Legal Positivism

Etymologically, The term positivism is derived from Latin ponerepositum, meaning “to put”. “Positive law” is that which is man-made, i.e., defined formally. Legal positivism is a school of thought of analytical jurisprudence developed largely by legal philosophers during the 18th and 19th centuries, such as Jeremy Bentham and John Austin.While Bentham and Austin developed legal positivist theory, empiricism provided the theoretical basis for such developments to occur. The most prominent legal positivist writer in English has been H. L. A. Hart, who, in 1958, found common usages of “positivism” as applied to law to include the contentions that:

  • laws are commands of human beings;
  • there is not any necessary relation between law and morality, that is, between law as it is and as it ought to be;
  • analysis (or study of the meaning) of legal concepts is worthwhile and is to be distinguished from history or sociology of law, as well as from criticism or appraisal of law, for example with regard to its moral value or to its social aims or functions;
  • a legal system is a closed, logical system in which correct decisions can be deduced from predetermined legal rules without reference to social considerations

Disagreement with Natural lawyers

Historically, legal positivism is in opposition to natural law’s theories of jurisprudence, with particular disagreement surrounding the natural lawyer’s claim that there is a necessary connection between law and morality.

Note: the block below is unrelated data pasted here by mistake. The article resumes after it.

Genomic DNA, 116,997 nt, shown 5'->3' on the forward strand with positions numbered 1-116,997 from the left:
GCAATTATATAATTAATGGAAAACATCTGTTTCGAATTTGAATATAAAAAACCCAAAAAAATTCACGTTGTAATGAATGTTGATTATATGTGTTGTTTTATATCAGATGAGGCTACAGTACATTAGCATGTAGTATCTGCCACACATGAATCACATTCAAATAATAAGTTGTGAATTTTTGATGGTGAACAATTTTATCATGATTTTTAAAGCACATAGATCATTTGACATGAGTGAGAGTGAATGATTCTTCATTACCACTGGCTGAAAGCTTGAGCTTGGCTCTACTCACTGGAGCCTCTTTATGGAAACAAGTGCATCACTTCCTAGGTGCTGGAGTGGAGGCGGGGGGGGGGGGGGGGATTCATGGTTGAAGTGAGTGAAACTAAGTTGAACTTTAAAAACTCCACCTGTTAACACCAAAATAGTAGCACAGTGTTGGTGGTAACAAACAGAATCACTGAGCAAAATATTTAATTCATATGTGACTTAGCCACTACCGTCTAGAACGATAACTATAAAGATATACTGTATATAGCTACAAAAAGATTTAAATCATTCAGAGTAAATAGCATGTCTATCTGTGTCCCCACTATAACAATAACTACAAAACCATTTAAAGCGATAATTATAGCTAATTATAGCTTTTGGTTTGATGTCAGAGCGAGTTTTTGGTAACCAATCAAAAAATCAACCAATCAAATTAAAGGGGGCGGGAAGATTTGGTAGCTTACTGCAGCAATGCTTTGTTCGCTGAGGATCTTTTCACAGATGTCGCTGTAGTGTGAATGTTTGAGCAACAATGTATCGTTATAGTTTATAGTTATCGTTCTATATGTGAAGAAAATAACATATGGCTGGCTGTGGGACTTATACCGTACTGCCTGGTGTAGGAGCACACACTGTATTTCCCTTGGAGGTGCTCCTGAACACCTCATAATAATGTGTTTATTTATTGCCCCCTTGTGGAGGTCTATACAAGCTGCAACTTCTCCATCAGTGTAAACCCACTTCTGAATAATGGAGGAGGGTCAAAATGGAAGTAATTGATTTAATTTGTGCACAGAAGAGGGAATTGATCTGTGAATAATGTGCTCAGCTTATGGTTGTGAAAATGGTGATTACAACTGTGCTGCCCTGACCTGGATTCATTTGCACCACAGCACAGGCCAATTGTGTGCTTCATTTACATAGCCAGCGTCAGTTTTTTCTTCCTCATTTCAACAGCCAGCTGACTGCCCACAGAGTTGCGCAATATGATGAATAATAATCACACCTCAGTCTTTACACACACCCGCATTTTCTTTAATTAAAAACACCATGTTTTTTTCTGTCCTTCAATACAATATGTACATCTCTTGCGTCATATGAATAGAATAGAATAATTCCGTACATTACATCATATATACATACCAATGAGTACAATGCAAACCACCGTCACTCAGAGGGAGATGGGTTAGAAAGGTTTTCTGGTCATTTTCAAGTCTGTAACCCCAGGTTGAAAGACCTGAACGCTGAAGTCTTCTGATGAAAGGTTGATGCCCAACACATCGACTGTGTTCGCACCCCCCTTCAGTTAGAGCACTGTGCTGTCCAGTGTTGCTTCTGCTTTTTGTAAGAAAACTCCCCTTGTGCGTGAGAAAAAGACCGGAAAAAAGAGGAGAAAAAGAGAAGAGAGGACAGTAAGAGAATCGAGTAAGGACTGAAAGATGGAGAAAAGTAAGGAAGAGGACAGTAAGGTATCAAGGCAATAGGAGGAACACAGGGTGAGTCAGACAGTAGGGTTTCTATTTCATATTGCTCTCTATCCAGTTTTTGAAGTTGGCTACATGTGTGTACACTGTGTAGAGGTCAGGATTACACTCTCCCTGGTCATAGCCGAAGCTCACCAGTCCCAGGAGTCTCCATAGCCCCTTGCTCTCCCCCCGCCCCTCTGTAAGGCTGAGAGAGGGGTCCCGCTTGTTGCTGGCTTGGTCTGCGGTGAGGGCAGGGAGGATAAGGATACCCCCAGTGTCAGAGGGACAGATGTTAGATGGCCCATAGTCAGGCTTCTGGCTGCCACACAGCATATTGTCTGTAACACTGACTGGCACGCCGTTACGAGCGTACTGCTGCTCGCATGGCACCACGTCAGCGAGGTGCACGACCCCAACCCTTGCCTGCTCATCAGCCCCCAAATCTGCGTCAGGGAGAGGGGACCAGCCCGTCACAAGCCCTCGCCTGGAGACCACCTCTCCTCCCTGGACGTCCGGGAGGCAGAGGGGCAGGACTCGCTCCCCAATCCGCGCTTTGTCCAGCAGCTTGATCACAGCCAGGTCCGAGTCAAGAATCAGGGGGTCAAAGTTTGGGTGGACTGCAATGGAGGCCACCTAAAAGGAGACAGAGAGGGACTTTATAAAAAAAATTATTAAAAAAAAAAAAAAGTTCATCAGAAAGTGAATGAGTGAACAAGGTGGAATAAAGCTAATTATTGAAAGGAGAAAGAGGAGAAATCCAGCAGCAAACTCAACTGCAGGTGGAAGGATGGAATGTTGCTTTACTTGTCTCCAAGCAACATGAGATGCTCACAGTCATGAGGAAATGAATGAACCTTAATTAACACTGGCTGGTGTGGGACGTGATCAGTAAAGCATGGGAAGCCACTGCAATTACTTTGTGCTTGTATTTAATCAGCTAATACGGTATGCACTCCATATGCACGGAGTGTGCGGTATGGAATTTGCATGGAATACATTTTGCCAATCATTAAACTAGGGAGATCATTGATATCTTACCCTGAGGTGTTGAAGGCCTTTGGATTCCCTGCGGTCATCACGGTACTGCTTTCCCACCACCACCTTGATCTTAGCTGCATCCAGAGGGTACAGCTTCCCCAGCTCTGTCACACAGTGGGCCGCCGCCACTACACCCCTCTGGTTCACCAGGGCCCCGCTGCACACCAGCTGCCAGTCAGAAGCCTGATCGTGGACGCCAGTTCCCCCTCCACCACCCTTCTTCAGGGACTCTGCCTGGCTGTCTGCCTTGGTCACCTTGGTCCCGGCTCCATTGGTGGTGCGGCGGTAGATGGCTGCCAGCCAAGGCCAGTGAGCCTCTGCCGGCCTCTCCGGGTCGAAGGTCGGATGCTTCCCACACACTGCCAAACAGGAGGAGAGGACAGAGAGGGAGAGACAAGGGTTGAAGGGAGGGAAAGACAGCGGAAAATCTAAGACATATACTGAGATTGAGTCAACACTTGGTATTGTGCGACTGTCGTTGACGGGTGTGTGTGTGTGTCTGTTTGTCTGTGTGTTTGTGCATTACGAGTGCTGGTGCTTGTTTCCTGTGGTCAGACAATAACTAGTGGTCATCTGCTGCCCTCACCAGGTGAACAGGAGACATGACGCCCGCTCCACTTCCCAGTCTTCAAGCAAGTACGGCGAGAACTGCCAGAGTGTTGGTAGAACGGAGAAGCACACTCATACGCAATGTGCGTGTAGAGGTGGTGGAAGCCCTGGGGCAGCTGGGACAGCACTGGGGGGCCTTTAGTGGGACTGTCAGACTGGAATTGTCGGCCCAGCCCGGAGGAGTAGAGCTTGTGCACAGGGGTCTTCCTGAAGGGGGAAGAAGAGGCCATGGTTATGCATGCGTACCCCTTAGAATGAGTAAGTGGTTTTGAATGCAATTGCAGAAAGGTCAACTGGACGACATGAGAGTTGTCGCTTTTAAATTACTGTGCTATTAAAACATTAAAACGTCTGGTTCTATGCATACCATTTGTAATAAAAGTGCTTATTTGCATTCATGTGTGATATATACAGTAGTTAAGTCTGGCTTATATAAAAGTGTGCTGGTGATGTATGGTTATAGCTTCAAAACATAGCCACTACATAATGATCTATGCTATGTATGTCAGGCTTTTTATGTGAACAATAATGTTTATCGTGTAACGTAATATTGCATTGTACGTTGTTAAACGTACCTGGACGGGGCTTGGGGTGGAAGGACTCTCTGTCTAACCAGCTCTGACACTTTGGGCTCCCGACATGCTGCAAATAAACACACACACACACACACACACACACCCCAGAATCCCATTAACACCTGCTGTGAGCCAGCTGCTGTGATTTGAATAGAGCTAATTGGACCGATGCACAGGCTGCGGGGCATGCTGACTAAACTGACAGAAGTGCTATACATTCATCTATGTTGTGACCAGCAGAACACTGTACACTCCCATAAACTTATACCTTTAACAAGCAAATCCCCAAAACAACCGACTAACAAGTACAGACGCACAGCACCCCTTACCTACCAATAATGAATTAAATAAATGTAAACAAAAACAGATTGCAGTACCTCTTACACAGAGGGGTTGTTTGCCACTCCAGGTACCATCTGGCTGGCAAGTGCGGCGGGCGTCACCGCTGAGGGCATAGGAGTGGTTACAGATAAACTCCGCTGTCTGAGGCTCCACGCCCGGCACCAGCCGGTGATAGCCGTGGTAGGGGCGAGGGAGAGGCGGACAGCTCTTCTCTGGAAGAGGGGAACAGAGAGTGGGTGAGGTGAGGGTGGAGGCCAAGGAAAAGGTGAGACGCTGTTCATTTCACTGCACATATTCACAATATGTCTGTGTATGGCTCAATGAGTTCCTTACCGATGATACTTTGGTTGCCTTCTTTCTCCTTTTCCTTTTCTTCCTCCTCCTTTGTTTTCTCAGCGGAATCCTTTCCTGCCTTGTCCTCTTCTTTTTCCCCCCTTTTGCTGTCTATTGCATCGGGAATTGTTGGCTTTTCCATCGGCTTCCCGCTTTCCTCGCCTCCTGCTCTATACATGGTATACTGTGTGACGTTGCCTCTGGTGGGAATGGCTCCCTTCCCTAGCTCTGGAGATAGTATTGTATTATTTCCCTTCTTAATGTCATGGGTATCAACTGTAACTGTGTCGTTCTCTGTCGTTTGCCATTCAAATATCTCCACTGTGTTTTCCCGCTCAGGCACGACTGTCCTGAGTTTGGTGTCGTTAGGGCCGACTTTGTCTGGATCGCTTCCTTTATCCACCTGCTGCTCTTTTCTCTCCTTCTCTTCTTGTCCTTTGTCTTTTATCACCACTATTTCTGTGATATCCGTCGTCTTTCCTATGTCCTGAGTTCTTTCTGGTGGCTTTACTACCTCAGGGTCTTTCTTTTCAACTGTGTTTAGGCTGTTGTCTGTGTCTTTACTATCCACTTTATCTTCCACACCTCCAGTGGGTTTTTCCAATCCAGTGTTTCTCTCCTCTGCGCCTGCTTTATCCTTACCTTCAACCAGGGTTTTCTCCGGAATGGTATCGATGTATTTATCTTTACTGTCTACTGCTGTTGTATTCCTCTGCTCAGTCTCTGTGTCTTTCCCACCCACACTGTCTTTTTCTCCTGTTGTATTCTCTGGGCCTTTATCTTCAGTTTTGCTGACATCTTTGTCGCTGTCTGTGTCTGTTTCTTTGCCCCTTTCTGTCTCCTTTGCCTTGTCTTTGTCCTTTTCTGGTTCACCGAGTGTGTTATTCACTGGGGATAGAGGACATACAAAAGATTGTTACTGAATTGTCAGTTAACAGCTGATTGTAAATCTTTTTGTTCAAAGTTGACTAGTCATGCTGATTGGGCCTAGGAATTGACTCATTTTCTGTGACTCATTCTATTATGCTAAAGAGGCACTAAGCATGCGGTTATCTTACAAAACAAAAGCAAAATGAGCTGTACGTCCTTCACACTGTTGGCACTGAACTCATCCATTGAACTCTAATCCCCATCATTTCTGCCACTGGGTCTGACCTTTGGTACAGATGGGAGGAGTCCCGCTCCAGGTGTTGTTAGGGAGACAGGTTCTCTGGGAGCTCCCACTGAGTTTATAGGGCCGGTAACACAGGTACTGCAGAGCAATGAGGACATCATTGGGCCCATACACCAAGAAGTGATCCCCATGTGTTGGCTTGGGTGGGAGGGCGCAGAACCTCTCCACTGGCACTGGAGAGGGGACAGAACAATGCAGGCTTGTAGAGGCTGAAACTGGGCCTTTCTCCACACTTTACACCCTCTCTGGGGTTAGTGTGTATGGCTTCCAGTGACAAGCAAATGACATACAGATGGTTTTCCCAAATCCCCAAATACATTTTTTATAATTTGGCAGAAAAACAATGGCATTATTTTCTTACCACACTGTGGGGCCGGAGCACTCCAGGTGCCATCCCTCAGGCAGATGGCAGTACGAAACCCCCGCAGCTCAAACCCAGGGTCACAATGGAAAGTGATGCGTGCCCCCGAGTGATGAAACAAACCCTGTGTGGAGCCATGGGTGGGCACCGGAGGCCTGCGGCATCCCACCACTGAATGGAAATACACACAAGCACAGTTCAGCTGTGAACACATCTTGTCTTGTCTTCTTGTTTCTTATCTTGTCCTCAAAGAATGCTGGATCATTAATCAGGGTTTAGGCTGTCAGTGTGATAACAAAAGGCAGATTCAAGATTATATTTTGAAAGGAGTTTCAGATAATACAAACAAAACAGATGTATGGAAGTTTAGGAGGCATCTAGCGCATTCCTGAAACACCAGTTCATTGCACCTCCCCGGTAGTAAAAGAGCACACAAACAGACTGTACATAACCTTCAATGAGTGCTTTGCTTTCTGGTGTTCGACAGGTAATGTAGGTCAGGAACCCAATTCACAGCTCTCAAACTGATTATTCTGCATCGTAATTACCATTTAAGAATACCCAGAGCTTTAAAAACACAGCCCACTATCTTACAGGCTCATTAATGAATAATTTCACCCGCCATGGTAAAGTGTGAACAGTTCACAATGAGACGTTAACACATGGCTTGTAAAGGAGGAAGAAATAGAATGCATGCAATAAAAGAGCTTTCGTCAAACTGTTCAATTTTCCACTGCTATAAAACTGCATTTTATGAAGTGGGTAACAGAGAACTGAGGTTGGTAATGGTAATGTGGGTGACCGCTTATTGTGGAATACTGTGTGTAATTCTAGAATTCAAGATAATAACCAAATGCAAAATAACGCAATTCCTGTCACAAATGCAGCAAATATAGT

In the positivist opinion, the source of a law is the establishment of that law by some legal authority which is recognised socially. The merits of a law are a separate issue: it may be a ‘bad law’ by some standard, but if it was added to the system by a legitimate authority, it is still a law.

In the The Stanford Encyclopedia of Philosophy it is mentioned that;According to positivism, law is a matter of what has been posited (ordered, decided, practiced, tolerated, etc.); as we might say in a more modern idiom, positivism is the view that law is a social construction.”

Legal positivism does not claim that the laws so identified should be obeyed, or that necessarily there is value in having clear, identifiable rules. The laws of a legal system may be quite unjust, and the state may be quite illegitimate; as a result, there may be no obligation to obey them. Moreover, the fact that a law has been identified by a court as valid does not provide any guidance as to whether the court should apply it in a particular case.

As John Gardner has said, legal positivism is “normatively inert”; it is a theory of law, not a theory of legal practice, adjudication, or political obligation. Legal positivists believe that intellectual clarity is best achieved by leaving these questions for separate investigation.

Antecedents of legal positivism

The main antecedent of legal positivism is Empiricism, the thinkers of which range back as far as Sextus Empiricus, Thomas Hobbes, John Locke, George Berkeley, David Hume, and Auguste Comte. The main idea of empiricism is the claim that all knowledge of fact must be validated by sense experience or be inferred from propositions derived unambiguously from sense data. Further, empiricism is in opposition to metaphysics; for instance, Hume rejected metaphysics as mere speculation beyond what can be learnt from sense experience

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